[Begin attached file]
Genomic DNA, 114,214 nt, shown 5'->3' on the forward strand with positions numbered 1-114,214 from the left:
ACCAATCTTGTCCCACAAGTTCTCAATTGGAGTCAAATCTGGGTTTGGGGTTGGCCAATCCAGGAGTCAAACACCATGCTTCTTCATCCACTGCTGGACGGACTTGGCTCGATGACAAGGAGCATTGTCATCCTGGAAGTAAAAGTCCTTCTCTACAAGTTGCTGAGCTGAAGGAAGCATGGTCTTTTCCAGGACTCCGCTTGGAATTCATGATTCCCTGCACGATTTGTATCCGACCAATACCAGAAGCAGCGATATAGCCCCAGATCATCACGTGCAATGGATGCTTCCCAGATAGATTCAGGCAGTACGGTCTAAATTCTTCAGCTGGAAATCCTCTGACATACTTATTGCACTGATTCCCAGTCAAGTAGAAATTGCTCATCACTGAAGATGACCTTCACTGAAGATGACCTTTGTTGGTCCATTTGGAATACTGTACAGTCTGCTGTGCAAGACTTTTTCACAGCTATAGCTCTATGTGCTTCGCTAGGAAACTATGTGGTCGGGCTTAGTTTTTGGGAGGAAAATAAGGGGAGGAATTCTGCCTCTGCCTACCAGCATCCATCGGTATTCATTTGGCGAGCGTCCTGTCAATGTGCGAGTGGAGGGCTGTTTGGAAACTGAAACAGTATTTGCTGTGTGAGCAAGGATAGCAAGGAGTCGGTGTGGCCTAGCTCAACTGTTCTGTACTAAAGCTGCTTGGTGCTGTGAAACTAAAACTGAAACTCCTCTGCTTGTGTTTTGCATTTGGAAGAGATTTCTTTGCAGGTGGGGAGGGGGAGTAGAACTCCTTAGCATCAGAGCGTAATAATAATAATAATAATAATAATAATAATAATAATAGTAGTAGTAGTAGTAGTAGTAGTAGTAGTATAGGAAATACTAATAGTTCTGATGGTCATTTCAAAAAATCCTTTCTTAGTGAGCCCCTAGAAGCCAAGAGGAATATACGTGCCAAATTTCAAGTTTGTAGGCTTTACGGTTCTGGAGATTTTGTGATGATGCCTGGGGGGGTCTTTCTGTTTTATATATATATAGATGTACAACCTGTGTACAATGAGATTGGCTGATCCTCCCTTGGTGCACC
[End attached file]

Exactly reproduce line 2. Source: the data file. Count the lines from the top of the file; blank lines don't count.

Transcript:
ACCAATCTTGTCCCACAAGTTCTCAATTGGAGTCAAATCTGGGTTTGGGGTTGGCCAATCCAGGAGTCAAACACCATGCTTCTTCATCCACTGCTGGACGGACTTGGCTCGATGACAAGGAGCATTGTCATCCTGGAAGTAAAAGTCCTTCTCTACAAGTTGCTGAGCTGAAGGAAGCATGGTCTTTTCCAGGACTCCGCTTGGAATTCATGATTCCCTGCACGATTTGTATCCGACCAATACCAGAAGCAGCGATATAGCCCCAGATCATCACGTGCAATGGATGCTTCCCAGATAGATTCAGGCAGTACGGTCTAAATTCTTCAGCTGGAAATCCTCTGACATACTTATTGCACTGATTCCCAGTCAAGTAGAAATTGCTCATCACTGAAGATGACCTTCACTGAAGATGACCTTTGTTGGTCCATTTGGAATACTGTACAGTCTGCTGTGCAAGACTTTTTCACAGCTATAGCTCTATGTGCTTCGCTAGGAAACTATGTGGTCGGGCTTAGTTTTTGGGAGGAAAATAAGGGGAGGAATTCTGCCTCTGCCTACCAGCATCCATCGGTATTCATTTGGCGAGCGTCCTGTCAATGTGCGAGTGGAGGGCTGTTTGGAAACTGAAACAGTATTTGCTGTGTGAGCAAGGATAGCAAGGAGTCGGTGTGGCCTAGCTCAACTGTTCTGTACTAAAGCTGCTTGGTGCTGTGAAACTAAAACTGAAACTCCTCTGCTTGTGTTTTGCATTTGGAAGAGATTTCTTTGCAGGTGGGGAGGGGGAGTAGAACTCCTTAGCATCAGAGCGTAATAATAATAATAATAATAATAATAATAATAATAATAGTAGTAGTAGTAGTAGTAGTAGTAGTAGTATAGGAAATACTAATAGTTCTGATGGTCATTTCAAAAAATCCTTTCTTAGTGAGCCCCTAGAAGCCAAGAGGAATATACGTGCCAAATTTCAAGTTTGTAGGCTTTACGGTTCTGGAGATTTTGTGATGATGCCTGGGGGGGTCTTTCTGTTTTATATATATATAGATGTACAACCTGTGTACAATGAGATTGGCTGATCCTCCCTTGGTGCACC